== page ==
The study protocol was approved by the Research Ethics Committee of Beijing Friendship Hospital (certificate no. 2018-P2-219-01), and all eligible patients or their legal guardians provided written informed consent.
Administration of the medications
Patients enrolled in this study were treated with imipenem-cilastatin (500 mg/500 mg, Merck Sharp & Dohme Corp, USA) as part of their anti-infection therapy. The dosage regimen was determined by attending physicians according to clinical indications and institutional dosing guidelines. Dosages of imipenem at 0.5 g every 6 hours (q6h), 0.5 g every 8 hours (q8h), and 1 g every 6 hours (q8h) were commonly prescribed. Doses of 0.5 g and 1 g were suspended and transferred to 100 mL of an appropriate infusion solution and then administered by an intravenous infusion pump over 1 hour.
All samples were analysed at least 24 hours after imipenem therapy to obtain plasma imipenem concentrations at or near the steady state. Blood samples were scheduled to be collected in duplicate at 0.5, 1, 1.5, 2, 3, 4, 6, and 8 hour (1 g dose every 8 hour) before and after imipenem administration. Blood samples (0.6 mL) were collected and immediately placed into an icebox and processed within 2 hours. Because imipenem hydrolyzes rapidly in plasma through a pH-dependent reaction, morpholino propanesulfonic acid (MOPS), ultra-pure grade (Amresco, USA) buffer (0.126 M, pH 6.8) served as the stabilising solution. Blood samples were centrifuged (3,000×g, 15 min) and mixed in a 1:1 ratio with the stabilising solution. Finally, the samples were stored at −80°C until analysis.
Analysis of imipenem concentrations in plasma and effluent was based on previously validated high-performance liquid chromatography-ultraviolet detection (HPLC-UV) methods,10–13 with a few modifications. Chromatography was performed on a ZORBAX SB-C8 column (5 µm, 4.6×250 mm; Agilent, USA) maintained at 30°C. The ultraviolet detector was set at 298 nm. A gradient elution of ammonium acetate buffer (0.5 M, pH 6.8), and acetonitrile was used as the mobile phase, with a flow rate of 1 mL/min. Imipenem monohydrate (I1K226, 0.932 mg/mg; USP) was used for the preparation of standard solutions, and ceftazidime was used as the internal standard. Two hundred millilitres of stabilised plasma were mixed with 20 µL of 500 µg/mL of ceftazidime.
The lower limit of quantification (LOQ) was 0.3 µg/mL for plasma samples. The linearity of the standard curve was assessed with 1 /x2 weighting over a concentration range of 0.3 to 200.0 µg/mL. The level of accuracy and precision were evaluated with quality control samples at four different concentrations in triplicate. Stability was assessed by storing stabilised quality control samples at −70°C and 20°C for 30 days and 6 hours, respectively. The stability of patients’ samples stored in the ice box (2–8°C) for 2 hours were also evaluated.
Based on the compartment model, the base model was developed using nonlinear mixed-effects modelling methods. All the pharmacokinetic data (concentration-time data sets) were fitted using Phoenix NLME software (Version 8.0; Certara, St. Louis, MO, USA) with the first-order conditional estimation–least squares (FOCE–ELS) approach. An exponential variability model was selected to describe the inter-individual variability (IIV):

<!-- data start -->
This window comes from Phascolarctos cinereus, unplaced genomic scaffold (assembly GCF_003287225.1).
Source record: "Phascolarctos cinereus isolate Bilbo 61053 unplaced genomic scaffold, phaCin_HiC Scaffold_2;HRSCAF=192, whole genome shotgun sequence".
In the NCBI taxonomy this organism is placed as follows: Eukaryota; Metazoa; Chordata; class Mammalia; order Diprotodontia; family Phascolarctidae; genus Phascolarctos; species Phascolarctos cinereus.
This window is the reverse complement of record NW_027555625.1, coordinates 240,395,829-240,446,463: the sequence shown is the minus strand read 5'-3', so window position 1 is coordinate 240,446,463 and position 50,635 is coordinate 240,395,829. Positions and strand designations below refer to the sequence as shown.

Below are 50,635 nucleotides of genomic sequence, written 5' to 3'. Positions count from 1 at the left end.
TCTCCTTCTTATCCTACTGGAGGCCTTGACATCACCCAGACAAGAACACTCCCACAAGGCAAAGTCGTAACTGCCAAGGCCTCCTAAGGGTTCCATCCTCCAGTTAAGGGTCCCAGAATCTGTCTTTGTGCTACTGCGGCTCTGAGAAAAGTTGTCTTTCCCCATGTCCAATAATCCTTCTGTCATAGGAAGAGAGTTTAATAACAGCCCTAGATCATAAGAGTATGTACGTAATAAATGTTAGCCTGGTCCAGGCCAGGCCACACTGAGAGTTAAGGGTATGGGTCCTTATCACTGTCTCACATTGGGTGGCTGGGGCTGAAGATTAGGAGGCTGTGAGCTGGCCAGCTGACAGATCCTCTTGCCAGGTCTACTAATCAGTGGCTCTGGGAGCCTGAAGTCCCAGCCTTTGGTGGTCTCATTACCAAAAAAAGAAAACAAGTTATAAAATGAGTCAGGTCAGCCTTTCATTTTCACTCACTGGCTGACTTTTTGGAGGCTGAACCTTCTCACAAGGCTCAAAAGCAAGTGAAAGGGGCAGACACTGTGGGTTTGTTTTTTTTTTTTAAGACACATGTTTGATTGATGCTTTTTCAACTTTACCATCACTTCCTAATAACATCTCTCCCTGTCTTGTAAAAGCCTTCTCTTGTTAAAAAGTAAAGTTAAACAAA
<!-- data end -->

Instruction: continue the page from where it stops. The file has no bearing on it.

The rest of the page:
This is where Pi and P represent the ith patient’s individual parameter and the typical value of this parameter, respectively. IIV is assumed to follow a log-normal distribution, and the random variable ηi is normally distributed with a mean of zero and variance of ω2. The additive, proportional and mixed error models were tested in order to define the model that best fits the residual error. Finally, the proportional error model was employed to calculate the residual error of the pharmacokinetic model:
This is where Ci and C represent individual observations in the ith patient’s concentration and the model prediction, respectively. The proportional error was characterised using ε, which is distributed with a mean of zero and variances of σ2. Both one- and multiple- compartment models were attempted to fit the pharmacokinetic data. According to the goodness-of-fit and objective function values (OFV), we selected a two-compartmental open model with zero-order infusion and first-order elimination (Eq. 6) describing the pharmacokinetic data:
This is where XC and XP indicate the imipenem amount in the central and peripheral compartments, respectively. Cc and Cp are the drug concentrations in the central compartment (plasma concentration) and peripheral compartment, respectively. Vc and Vp are respectively the central and peripheral volume. K0 represents the administration rate of imipenem into blood. Q is the clearance between central and peripheral compartments, and CL is the clearance.
Based on the base model, the impact of candidate covariates on pharmacokinetic parameters was explored. These candidate covariates included: gender (GNDR), age (AGE), body weight (BW), course, creatinine (Cr), creatinine clearance (CrCl), Sequential Organ Failure Assessment (SOFA) score, Acute Physiology and Chronic Health Evaluation (APACHE) score, sepsis, acute kidney injury (AKI), septic shock and ventilation.14 Categorical covariates, such as GNDR, sepsis, AKI, septic shock and ventilation, were incorporated using indicator variables. Other covariates were continuous and were included in the model in the following way:
In this equation COV and COVMedian represent the covariate and the median value of the covariate, respectively. The coefficient f represents the relationship between COV and Pi.